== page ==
Teaching & Classes


Presently, I direct a transdisciplinary Master of Fine Arts program with choreography, creative writing, interdisciplinary arts, and visual arts practices at a college rooted in the liberal arts tradition. This is the setting where we can best foster the archetype of the artist-scholar through training in both practice-led and academic scholarship. In fact, training in creative writing, dance, theatre, and visual art is not simply about preparing an artist to make their way to the page, stage, or gallery. The process is, at its core, about helping a person better understand—and communicate—their own humanity. That understanding led me to embrace postcolonial perspectives and practices in both education and artmaking. This perspective blends well with contemporary educational theories regarding collaborative learning environments and varied teaching techniques; and places an even keener focus on students developing a high level of critical thinking skills, as well as the ability to identify and articulate their own sense of moral and aesthetic values—at both undergraduate and graduate levels.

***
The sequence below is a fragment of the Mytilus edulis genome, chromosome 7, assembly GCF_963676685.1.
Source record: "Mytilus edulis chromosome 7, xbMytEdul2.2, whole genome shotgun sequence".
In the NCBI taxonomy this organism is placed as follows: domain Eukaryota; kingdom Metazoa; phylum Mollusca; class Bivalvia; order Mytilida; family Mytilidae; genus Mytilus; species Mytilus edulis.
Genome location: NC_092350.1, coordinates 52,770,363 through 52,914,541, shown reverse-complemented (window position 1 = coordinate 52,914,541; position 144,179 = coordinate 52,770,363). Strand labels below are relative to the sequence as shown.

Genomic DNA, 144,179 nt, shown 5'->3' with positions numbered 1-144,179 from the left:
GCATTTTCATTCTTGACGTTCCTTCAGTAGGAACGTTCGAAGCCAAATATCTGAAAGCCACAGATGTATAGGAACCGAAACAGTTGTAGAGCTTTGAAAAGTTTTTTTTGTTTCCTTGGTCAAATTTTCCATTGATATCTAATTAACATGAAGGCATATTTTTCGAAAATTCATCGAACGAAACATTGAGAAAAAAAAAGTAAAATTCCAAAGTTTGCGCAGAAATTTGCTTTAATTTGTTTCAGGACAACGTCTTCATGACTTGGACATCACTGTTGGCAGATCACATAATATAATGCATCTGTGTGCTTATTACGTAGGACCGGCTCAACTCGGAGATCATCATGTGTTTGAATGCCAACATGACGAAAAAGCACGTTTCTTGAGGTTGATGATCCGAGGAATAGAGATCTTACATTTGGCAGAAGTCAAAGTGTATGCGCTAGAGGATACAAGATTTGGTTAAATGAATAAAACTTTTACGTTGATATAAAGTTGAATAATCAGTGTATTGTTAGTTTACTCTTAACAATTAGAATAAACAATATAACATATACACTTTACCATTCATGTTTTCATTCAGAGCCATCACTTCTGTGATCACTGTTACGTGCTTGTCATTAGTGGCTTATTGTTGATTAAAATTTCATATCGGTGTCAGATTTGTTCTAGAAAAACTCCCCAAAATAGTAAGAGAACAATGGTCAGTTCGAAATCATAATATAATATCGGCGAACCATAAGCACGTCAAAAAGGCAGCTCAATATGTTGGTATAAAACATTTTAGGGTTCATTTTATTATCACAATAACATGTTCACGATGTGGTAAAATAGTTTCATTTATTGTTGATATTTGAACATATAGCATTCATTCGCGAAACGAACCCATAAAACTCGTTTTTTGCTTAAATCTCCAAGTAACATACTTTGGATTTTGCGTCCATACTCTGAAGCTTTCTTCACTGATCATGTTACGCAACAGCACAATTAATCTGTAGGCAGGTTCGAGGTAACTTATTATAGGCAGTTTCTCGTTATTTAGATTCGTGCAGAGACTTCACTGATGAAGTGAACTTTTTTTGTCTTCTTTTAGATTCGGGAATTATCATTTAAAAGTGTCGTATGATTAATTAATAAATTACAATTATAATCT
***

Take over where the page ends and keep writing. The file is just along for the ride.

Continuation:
Joshua Legg. photo: Joshua Kennedy

When possible, I utilize an anthropological perspective to demonstrate the connectedness of artforms as expressions of the human condition across socio-cultural backgrounds. This provides room for expression of diverse experiences and perspectives, creating a broad-based forum for individual and communal discovery and dialogue, particularly where matters of race, gender/sexuality, and faith are concerned. Therefore, I work with an eye toward decolonizing the curriculum and toward expanding the artists represented in both my courses and the program I direct.